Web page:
A girl in mid-20th-century England grows up quickly during a summer holiday in Greece.
Sixteen-year-old Rachel Collingwood lives in a modest row house and has never been abroad. She expects to spend the summer working at the butcher’s and going with her parents on their usual caravan holiday at the Essex seaside. An unexpected invitation to instead join Peter and Diane Warner, her parents’ glamorous, childless friends, is too good to pass up. Staying at the Warners’ hilltop Greek villa, Rachel is awed by effortlessly chic Diane, who shares her lipstick and sundresses, and debonair Peter, who introduces her to alcohol as they dine alfresco in the Mediterranean sunshine. The couple trot Rachel out at parties and connect her with the only other young person in their circle—Benjamin, an attractive young Englishman working at the tennis club and hoping to curry connections that will help him land a job with upward mobility. Rachel and Benjamin fall into what seems like a typical holiday romance; as time passes, however, it is increasingly clear that this insular community of expats is hiding secrets, leading to innocent Rachel’s experiencing feelings of shock and betrayal. The spare dialogue flows naturally, propelling the story forward. The luminous, evocative artwork steals the show with its palette of blues and sandy browns accentuated with occasional pops of red and yellow. This is a contemplative study of a girl battered and disillusioned by her first glimpses of adult complexities.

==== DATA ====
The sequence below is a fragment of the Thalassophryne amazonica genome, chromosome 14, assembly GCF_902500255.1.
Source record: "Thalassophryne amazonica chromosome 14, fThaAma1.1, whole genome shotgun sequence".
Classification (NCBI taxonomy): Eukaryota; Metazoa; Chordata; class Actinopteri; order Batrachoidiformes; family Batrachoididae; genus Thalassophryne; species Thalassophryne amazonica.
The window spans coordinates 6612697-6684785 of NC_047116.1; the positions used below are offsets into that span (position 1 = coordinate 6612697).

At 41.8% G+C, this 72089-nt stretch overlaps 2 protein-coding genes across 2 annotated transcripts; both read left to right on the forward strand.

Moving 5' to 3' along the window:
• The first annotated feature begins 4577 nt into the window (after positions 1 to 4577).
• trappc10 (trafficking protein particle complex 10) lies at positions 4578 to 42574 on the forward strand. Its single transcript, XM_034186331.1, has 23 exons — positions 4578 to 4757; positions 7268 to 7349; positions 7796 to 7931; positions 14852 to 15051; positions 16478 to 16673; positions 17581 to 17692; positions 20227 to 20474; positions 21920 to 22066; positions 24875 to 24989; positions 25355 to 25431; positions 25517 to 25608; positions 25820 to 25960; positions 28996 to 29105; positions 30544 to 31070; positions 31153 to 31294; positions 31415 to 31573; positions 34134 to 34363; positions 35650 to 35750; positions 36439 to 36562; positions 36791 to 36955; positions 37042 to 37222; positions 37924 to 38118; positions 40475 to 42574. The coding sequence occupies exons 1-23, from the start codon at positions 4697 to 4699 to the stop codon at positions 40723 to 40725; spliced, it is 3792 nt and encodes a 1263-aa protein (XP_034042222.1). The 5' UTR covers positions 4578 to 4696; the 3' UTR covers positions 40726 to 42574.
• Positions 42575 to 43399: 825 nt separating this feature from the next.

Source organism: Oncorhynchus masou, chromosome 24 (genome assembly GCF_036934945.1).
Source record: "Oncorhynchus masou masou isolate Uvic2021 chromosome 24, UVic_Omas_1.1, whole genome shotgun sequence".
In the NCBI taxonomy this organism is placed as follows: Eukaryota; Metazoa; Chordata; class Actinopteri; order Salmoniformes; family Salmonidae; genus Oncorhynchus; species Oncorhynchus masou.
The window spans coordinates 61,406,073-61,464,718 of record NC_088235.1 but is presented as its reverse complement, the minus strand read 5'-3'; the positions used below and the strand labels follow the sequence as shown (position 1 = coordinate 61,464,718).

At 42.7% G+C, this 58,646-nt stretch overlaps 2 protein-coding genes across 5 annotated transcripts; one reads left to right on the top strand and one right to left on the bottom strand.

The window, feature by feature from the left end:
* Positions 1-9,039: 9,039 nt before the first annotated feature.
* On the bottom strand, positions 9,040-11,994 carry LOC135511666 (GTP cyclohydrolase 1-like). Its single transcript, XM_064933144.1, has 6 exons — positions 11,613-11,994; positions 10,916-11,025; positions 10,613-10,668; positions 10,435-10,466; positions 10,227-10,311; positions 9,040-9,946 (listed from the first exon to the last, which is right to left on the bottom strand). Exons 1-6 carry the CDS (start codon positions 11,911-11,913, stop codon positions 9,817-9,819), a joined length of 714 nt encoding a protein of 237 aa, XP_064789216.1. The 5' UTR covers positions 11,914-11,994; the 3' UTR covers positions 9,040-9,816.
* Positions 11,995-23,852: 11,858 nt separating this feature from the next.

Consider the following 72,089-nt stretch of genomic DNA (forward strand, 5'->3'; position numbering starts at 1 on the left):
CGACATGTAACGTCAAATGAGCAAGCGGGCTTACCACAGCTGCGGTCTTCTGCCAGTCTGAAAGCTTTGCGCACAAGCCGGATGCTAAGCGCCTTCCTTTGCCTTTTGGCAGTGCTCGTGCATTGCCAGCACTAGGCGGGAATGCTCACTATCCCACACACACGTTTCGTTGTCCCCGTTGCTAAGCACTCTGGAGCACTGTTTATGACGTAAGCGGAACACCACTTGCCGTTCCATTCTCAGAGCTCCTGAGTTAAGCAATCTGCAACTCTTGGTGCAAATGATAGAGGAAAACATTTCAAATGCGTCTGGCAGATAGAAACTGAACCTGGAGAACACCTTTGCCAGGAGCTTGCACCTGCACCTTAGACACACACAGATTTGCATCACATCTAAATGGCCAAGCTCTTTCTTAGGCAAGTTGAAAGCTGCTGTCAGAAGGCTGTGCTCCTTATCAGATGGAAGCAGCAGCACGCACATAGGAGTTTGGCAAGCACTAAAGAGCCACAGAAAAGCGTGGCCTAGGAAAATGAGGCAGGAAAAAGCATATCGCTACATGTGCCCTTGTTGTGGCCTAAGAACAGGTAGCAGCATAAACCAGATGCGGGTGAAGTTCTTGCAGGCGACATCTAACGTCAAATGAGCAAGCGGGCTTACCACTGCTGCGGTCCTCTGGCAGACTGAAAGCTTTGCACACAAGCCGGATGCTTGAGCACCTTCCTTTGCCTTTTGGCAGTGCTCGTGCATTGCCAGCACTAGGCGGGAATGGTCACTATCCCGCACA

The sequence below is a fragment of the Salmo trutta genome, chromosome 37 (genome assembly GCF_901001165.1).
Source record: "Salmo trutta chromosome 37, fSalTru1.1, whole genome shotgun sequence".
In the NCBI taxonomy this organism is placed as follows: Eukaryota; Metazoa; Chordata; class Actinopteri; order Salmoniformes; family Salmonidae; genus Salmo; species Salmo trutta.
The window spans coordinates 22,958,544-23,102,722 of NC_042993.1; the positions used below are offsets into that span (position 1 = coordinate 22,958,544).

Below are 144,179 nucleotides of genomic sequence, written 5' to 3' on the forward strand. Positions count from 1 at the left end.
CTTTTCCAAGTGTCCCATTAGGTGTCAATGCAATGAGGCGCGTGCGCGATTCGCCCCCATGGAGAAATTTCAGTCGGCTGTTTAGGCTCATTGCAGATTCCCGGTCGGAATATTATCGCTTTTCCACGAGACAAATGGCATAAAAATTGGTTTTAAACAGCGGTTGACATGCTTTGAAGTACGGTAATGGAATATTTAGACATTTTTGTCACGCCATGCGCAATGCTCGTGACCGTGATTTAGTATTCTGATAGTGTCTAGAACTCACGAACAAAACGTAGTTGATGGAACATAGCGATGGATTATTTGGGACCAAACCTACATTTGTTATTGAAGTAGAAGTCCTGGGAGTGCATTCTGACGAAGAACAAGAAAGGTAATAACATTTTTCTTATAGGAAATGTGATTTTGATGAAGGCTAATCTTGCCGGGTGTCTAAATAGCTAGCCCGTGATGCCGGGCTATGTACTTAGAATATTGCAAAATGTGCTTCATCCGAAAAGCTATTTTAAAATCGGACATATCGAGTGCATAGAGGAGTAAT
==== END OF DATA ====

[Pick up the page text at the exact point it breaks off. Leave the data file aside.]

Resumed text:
Atmospheric and nostalgic.(Graphic fiction. 16-adult)